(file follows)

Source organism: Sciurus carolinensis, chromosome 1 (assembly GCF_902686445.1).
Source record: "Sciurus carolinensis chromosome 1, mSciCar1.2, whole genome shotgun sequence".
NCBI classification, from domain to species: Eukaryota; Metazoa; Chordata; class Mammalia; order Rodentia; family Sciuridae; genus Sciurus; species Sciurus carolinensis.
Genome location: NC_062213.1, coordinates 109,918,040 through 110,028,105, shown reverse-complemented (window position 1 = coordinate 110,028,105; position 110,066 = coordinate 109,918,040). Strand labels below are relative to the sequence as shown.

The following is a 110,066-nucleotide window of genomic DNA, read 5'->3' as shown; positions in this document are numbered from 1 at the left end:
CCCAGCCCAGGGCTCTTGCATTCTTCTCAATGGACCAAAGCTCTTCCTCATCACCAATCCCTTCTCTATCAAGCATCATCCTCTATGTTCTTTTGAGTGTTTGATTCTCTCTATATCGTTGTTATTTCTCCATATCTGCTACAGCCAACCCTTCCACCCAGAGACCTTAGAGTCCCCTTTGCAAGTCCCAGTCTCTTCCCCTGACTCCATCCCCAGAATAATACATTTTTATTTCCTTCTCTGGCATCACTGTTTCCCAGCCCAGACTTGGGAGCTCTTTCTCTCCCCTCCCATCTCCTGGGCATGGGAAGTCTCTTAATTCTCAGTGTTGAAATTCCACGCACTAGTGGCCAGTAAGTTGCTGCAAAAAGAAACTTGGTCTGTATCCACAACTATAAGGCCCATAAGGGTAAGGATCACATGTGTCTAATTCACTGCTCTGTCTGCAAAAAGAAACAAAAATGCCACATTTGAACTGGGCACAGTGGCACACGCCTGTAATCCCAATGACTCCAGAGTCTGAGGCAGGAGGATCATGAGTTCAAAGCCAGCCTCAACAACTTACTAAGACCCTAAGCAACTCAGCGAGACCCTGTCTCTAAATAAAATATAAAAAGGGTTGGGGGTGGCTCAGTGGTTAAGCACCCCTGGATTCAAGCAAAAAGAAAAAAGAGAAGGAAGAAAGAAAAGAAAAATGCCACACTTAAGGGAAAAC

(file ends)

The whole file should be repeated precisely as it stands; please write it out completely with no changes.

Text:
Source organism: Sciurus carolinensis, chromosome 1 (assembly GCF_902686445.1).
Source record: "Sciurus carolinensis chromosome 1, mSciCar1.2, whole genome shotgun sequence".
NCBI classification, from domain to species: Eukaryota; Metazoa; Chordata; class Mammalia; order Rodentia; family Sciuridae; genus Sciurus; species Sciurus carolinensis.
Genome location: NC_062213.1, coordinates 109,918,040 through 110,028,105, shown reverse-complemented (window position 1 = coordinate 110,028,105; position 110,066 = coordinate 109,918,040). Strand labels below are relative to the sequence as shown.

The following is a 110,066-nucleotide window of genomic DNA, read 5'->3' as shown; positions in this document are numbered from 1 at the left end:
CCCAGCCCAGGGCTCTTGCATTCTTCTCAATGGACCAAAGCTCTTCCTCATCACCAATCCCTTCTCTATCAAGCATCATCCTCTATGTTCTTTTGAGTGTTTGATTCTCTCTATATCGTTGTTATTTCTCCATATCTGCTACAGCCAACCCTTCCACCCAGAGACCTTAGAGTCCCCTTTGCAAGTCCCAGTCTCTTCCCCTGACTCCATCCCCAGAATAATACATTTTTATTTCCTTCTCTGGCATCACTGTTTCCCAGCCCAGACTTGGGAGCTCTTTCTCTCCCCTCCCATCTCCTGGGCATGGGAAGTCTCTTAATTCTCAGTGTTGAAATTCCACGCACTAGTGGCCAGTAAGTTGCTGCAAAAAGAAACTTGGTCTGTATCCACAACTATAAGGCCCATAAGGGTAAGGATCACATGTGTCTAATTCACTGCTCTGTCTGCAAAAAGAAACAAAAATGCCACATTTGAACTGGGCACAGTGGCACACGCCTGTAATCCCAATGACTCCAGAGTCTGAGGCAGGAGGATCATGAGTTCAAAGCCAGCCTCAACAACTTACTAAGACCCTAAGCAACTCAGCGAGACCCTGTCTCTAAATAAAATATAAAAAGGGTTGGGGGTGGCTCAGTGGTTAAGCACCCCTGGATTCAAGCAAAAAGAAAAAAGAGAAGGAAGAAAGAAAAGAAAAATGCCACACTTAAGGGAAAAC